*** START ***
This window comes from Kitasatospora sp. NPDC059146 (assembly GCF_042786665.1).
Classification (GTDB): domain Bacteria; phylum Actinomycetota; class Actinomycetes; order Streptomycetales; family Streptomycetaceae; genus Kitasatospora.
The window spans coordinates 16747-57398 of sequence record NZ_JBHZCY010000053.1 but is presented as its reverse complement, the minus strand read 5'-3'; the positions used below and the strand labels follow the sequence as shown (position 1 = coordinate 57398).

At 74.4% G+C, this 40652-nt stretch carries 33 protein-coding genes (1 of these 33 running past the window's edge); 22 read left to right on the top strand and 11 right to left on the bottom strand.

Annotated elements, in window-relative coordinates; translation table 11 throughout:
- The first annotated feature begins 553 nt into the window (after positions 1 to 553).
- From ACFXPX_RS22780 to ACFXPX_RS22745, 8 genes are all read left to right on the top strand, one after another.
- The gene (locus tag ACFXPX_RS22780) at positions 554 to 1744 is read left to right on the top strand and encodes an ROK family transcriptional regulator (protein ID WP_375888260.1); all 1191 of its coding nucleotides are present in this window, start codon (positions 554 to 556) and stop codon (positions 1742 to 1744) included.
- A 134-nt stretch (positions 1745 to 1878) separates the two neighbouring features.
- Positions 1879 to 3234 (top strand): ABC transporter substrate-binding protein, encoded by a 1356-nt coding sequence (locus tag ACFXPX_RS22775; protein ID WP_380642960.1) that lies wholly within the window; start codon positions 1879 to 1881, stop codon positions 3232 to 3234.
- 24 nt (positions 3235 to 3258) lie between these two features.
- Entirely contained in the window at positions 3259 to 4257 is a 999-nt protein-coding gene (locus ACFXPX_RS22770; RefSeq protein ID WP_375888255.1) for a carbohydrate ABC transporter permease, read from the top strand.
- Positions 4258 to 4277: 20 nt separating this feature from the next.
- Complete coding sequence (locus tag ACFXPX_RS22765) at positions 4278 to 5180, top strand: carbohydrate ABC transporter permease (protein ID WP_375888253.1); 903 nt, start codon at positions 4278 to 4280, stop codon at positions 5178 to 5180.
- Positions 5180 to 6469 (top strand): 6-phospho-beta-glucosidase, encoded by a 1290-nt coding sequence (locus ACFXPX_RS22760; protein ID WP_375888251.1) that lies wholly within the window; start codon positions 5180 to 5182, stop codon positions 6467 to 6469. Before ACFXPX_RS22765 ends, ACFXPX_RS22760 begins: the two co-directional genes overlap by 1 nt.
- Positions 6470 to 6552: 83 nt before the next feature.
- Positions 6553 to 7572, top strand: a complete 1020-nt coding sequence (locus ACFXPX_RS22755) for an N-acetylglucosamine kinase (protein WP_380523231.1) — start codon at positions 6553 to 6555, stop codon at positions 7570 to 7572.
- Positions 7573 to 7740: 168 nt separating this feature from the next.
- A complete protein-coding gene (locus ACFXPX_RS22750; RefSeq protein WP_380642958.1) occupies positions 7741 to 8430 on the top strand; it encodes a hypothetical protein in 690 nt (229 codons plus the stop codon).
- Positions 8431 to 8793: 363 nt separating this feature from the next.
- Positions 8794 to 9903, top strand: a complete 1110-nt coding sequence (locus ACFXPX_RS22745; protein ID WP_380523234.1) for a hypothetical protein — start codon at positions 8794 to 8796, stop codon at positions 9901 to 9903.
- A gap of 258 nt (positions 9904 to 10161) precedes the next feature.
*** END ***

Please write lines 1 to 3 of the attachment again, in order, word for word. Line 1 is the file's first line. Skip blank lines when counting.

This window comes from Kitasatospora sp. NPDC059146 (assembly GCF_042786665.1).
Classification (GTDB): domain Bacteria; phylum Actinomycetota; class Actinomycetes; order Streptomycetales; family Streptomycetaceae; genus Kitasatospora.
The window spans coordinates 16747-57398 of sequence record NZ_JBHZCY010000053.1 but is presented as its reverse complement, the minus strand read 5'-3'; the positions used below and the strand labels follow the sequence as shown (position 1 = coordinate 57398).